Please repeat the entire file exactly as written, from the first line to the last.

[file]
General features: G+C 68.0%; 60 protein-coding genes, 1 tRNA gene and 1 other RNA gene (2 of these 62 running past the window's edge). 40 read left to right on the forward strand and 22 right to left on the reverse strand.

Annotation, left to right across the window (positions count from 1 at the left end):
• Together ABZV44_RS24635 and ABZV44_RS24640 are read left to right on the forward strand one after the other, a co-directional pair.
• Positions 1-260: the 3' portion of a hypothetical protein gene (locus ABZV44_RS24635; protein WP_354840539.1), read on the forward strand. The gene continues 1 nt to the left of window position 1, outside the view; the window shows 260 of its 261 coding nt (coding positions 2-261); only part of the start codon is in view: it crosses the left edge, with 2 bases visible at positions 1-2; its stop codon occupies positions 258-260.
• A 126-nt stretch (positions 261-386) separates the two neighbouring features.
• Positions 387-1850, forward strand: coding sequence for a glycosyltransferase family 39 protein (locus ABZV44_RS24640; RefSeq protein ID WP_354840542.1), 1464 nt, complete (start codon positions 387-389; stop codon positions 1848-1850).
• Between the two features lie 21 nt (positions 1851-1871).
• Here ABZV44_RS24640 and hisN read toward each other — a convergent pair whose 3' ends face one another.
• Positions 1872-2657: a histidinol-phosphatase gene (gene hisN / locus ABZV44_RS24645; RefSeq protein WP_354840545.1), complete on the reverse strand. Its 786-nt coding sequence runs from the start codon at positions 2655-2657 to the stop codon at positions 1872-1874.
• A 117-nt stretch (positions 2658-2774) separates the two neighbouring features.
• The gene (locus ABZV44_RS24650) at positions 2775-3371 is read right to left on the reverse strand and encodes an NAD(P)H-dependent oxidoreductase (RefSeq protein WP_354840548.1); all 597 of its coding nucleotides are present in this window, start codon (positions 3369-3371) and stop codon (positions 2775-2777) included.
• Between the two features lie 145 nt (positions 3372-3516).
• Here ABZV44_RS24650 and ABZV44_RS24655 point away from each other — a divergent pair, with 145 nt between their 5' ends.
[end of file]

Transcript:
General features: G+C 68.0%; 60 protein-coding genes, 1 tRNA gene and 1 other RNA gene (2 of these 62 running past the window's edge). 40 read left to right on the forward strand and 22 right to left on the reverse strand.

Annotation, left to right across the window (positions count from 1 at the left end):
• Together ABZV44_RS24635 and ABZV44_RS24640 are read left to right on the forward strand one after the other, a co-directional pair.
• Positions 1-260: the 3' portion of a hypothetical protein gene (locus ABZV44_RS24635; protein WP_354840539.1), read on the forward strand. The gene continues 1 nt to the left of window position 1, outside the view; the window shows 260 of its 261 coding nt (coding positions 2-261); only part of the start codon is in view: it crosses the left edge, with 2 bases visible at positions 1-2; its stop codon occupies positions 258-260.
• A 126-nt stretch (positions 261-386) separates the two neighbouring features.
• Positions 387-1850, forward strand: coding sequence for a glycosyltransferase family 39 protein (locus ABZV44_RS24640; RefSeq protein ID WP_354840542.1), 1464 nt, complete (start codon positions 387-389; stop codon positions 1848-1850).
• Between the two features lie 21 nt (positions 1851-1871).
• Here ABZV44_RS24640 and hisN read toward each other — a convergent pair whose 3' ends face one another.
• Positions 1872-2657: a histidinol-phosphatase gene (gene hisN / locus ABZV44_RS24645; RefSeq protein WP_354840545.1), complete on the reverse strand. Its 786-nt coding sequence runs from the start codon at positions 2655-2657 to the stop codon at positions 1872-1874.
• A 117-nt stretch (positions 2658-2774) separates the two neighbouring features.
• The gene (locus ABZV44_RS24650) at positions 2775-3371 is read right to left on the reverse strand and encodes an NAD(P)H-dependent oxidoreductase (RefSeq protein WP_354840548.1); all 597 of its coding nucleotides are present in this window, start codon (positions 3369-3371) and stop codon (positions 2775-2777) included.
• Between the two features lie 145 nt (positions 3372-3516).
• Here ABZV44_RS24650 and ABZV44_RS24655 point away from each other — a divergent pair, with 145 nt between their 5' ends.